Once again, Parker insists on the responsibility of the playwright to his own place and people, emphasizing the power of drama to inspire and offer alternatives when the city’s burning.
Iris in the Traffic, Ruby in the Rain - Programme note Dr Clare Wallace (Charles University Prague)
Iris in the Traffic, Ruby in the Rain was broadcast on BBC1 on November 24, 1981 as part of the well-known Play for Today series. The script was published in full in Irish Studies Review in 1998, edited and introduced by Marilynn Richtarik.
Richtarik provides a detailed account of the genesis and development of the project. Parker was initially invited by BBC producer June Roberts to contribute something to the Play for Today series in 1979. As Richtarik explains, the idea for the play derived in part from a story told to Parker by a friend and later acquired a Joycean framework.
Parker later was to refer to the play as 'a condensed female variant on the Dedalus-Bloom odyssey'. It is an odyssey that takes place in Belfast, and this gave rise to some conflict when the proposed director, Stephen Frears, wanted a much more explicit story of the Troubles. Ultimately, no agreement was reached and production was delayed while a new director was sought.
Life in Belfast is evoked visually in the play: Iris trudging along near City Hall; Ruby driving past red-brick terraces; Iris being searched by a security guard as she enters a department store; Ruby’s car being checked by the police. Military vehicles and soldiers frequently stray into the frame. But these deliberately remain peripheral to the narrative core, even though they bear upon it. As Parker put it in a letter to Frears: 'The soldiers, the bombs, the political rhetoric, they take for granted, they’ve lived with it forever, it’s like the traffic and the rain'.
In the foreground are the social problems that plague the city’s working-class inhabitants, and the callous responses to these problems from the middle classes.
A certain restless agitation governs most of the play’s characters, and the aggressive strains of Stiff Little Fingers sets the tone for Ruby’s odyssey through Belfast. By the play’s conclusion, a trio of responses to the conditions of Belfast life has emerged: the loss of sanity; emigration; or staying on and surviving together. Strikingly, it is the female characters that seem most rooted in the city. Fleeing the chilly middle-class restraint of her mother’s 'well-appointed' semi-detached house, Ruby finds warmth and friendship in Joyce’s home.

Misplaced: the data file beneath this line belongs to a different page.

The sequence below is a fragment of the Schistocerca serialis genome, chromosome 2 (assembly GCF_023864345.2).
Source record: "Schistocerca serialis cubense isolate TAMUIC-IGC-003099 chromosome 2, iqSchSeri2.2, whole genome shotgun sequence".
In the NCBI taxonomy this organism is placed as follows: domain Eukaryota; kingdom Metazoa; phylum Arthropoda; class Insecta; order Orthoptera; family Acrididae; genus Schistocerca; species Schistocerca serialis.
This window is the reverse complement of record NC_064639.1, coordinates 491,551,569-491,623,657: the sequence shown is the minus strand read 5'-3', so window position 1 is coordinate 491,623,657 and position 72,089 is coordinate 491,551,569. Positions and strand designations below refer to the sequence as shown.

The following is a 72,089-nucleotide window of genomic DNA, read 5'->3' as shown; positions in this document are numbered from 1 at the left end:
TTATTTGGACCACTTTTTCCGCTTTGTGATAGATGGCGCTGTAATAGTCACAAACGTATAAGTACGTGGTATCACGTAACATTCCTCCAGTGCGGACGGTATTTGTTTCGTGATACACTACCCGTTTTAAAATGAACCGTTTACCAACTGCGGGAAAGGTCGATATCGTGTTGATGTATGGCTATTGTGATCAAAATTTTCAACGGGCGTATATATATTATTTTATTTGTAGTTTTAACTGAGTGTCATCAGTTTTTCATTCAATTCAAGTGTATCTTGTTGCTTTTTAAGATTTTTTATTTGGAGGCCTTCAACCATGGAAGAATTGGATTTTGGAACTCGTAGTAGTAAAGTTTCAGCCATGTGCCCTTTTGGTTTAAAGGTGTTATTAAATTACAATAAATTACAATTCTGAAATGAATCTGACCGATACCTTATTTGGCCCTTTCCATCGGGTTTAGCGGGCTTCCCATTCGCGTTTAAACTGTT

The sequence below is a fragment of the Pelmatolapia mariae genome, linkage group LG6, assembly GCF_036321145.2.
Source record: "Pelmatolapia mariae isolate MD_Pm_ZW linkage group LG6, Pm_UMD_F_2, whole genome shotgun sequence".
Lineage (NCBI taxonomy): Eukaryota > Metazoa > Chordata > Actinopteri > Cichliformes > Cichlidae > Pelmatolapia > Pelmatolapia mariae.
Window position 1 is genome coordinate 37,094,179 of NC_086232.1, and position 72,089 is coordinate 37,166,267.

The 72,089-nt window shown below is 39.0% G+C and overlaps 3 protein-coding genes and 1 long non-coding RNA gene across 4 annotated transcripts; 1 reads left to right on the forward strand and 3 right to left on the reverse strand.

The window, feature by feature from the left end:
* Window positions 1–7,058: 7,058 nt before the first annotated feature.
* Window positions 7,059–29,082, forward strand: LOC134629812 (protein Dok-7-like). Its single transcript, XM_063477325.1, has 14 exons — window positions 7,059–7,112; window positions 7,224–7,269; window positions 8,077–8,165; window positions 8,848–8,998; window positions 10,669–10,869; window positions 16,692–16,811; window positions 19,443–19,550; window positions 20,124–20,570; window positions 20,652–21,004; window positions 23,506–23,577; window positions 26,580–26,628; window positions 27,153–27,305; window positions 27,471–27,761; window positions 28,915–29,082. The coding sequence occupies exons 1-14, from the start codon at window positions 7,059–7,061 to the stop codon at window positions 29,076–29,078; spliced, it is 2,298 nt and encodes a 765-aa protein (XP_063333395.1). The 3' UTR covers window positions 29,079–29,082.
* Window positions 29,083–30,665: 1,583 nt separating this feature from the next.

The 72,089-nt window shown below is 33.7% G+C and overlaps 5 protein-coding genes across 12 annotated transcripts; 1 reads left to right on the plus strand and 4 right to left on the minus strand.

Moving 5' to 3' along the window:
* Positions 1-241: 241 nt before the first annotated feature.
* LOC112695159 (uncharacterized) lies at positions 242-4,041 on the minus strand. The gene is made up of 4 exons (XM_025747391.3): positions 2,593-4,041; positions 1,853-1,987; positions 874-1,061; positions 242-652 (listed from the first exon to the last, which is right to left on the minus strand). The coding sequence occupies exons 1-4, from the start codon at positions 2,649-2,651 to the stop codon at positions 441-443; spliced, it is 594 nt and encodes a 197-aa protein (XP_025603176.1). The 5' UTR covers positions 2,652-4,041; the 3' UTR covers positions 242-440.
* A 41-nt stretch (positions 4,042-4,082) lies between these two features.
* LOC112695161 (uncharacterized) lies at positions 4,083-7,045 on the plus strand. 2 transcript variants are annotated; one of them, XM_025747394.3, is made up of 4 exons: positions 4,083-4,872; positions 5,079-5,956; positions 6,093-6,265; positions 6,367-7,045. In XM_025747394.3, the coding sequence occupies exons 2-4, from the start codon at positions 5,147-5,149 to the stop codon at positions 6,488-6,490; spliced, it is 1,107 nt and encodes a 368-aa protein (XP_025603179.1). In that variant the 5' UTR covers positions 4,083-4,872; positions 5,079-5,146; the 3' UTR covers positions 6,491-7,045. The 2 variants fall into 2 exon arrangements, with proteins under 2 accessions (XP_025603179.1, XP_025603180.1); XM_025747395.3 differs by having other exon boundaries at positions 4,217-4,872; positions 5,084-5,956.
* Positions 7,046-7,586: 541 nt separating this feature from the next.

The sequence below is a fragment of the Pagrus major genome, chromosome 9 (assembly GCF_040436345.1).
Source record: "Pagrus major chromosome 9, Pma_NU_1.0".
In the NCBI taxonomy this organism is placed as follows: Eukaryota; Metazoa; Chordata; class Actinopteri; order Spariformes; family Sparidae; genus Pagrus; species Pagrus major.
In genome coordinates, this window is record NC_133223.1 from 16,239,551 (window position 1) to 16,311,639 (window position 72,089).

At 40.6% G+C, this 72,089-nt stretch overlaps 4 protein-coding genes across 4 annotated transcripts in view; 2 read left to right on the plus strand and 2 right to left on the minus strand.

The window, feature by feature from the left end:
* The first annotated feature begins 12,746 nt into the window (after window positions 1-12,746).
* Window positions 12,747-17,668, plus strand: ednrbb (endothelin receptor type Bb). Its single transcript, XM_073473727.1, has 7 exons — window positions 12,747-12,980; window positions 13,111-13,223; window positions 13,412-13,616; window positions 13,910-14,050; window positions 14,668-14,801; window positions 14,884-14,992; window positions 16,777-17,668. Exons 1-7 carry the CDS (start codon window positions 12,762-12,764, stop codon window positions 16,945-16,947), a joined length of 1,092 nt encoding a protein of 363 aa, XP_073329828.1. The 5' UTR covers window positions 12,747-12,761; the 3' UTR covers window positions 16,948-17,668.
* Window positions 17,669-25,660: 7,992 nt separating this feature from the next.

Running discreetly beneath the social themes is a somewhat ironic reference to Ulysses. Ruby the Bloom figure, played by Frances Tomelty, is a vigorous if flu-sodden social worker who journeys the city sneezing and assisting others. Iris the Stephen figure, played by Aingeal Grehan, is a rather passive, incurious character who is regularly and haphazardly caught up in others’ activities. Other connections with Ulysses are suggested by the setting of various scenes, in an office, a pub, a hospital and finally the house where the two protagonists meet in the evening.
Iris in the Traffic, Ruby in the Rain is an unlikely combination of elements. Yet the discreet Joyce reference, the punk gig, and the soundtrack, lend unexpected nuances to the social problem play structure that was emblematic of Play for Today.
The closing shots of the cramped living-room full of children and women talking and drinking tea intercuts with the patrolling police car in the darkened, decrepit street outside, to provide an atypical, but characteristically optimistic, image of Belfast life brimming with communal life, generosity and trust.